The GRC areas relate to the implementation and periodically recalibrating of BAM’s governance structure in line with market trends and strategic development of the Group, enhancing the enterprise risk management (ERM) programme and further develop compliance (including privacy) in accordance with social standards and relevant laws and regulations.
Reporting external auditor
The independent auditor assesses BAM’s internal control environment as an integral part of its audit procedures, mainly focusing on the key (financial) processes and reporting systems underlying the information contained in the financial statements.
BAM transitioned from PwC to EY as its external auditor in 2016.
In their first year audit, the external auditor concludes that no material weaknesses or significant deficiencies have been found.
The external auditor describes areas of improvement that mainly relate to the clarification of central and decentral responsibilities and further formalisation of:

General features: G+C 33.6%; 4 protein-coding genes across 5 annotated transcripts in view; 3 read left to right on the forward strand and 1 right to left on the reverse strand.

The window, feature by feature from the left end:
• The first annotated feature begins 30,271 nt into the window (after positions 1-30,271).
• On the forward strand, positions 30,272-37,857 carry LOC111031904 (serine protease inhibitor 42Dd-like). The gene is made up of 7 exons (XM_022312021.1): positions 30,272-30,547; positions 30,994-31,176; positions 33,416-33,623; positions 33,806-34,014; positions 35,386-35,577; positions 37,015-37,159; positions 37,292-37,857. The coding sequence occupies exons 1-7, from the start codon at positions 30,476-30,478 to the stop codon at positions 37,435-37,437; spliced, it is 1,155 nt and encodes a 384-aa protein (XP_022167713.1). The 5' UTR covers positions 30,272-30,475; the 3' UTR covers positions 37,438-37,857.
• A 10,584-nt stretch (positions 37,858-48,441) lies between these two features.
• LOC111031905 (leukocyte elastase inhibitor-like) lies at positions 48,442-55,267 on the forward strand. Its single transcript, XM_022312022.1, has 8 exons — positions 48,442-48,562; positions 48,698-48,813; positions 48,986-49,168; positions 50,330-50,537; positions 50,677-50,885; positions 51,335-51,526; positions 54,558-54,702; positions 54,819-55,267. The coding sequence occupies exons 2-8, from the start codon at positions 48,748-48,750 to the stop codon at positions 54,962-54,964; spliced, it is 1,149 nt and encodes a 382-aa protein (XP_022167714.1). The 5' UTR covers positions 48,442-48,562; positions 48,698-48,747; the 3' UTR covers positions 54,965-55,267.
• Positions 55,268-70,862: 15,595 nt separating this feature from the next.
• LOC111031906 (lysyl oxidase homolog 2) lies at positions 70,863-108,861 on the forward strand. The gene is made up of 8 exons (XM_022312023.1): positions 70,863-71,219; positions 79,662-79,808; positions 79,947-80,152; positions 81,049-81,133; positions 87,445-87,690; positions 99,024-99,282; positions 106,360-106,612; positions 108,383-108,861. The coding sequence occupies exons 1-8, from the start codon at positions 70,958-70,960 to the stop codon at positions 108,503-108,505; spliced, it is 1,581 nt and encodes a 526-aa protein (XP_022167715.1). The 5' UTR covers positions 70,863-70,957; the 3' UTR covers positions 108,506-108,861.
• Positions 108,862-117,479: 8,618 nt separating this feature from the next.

- BAM’s business control framework;
- IT controls and procedures (logical access , security settings);
- Integrity and compliance framework (set minimum group standards, updating procedures).
- The Group carries out appropriate actions to follow up on the recommendations.
In control statement
BAM can reasonably state that the risk management and monitoring systems, in respect of financial reporting risks, worked adequately during the year under review and no deficiencies were identified in relation to these systems and their operation that could have potential material implications on the financial reporting in 2016. The Group cannot guarantee that no risks will materialise and no system and procedures provide absolute certainty for the realisation of business objectives.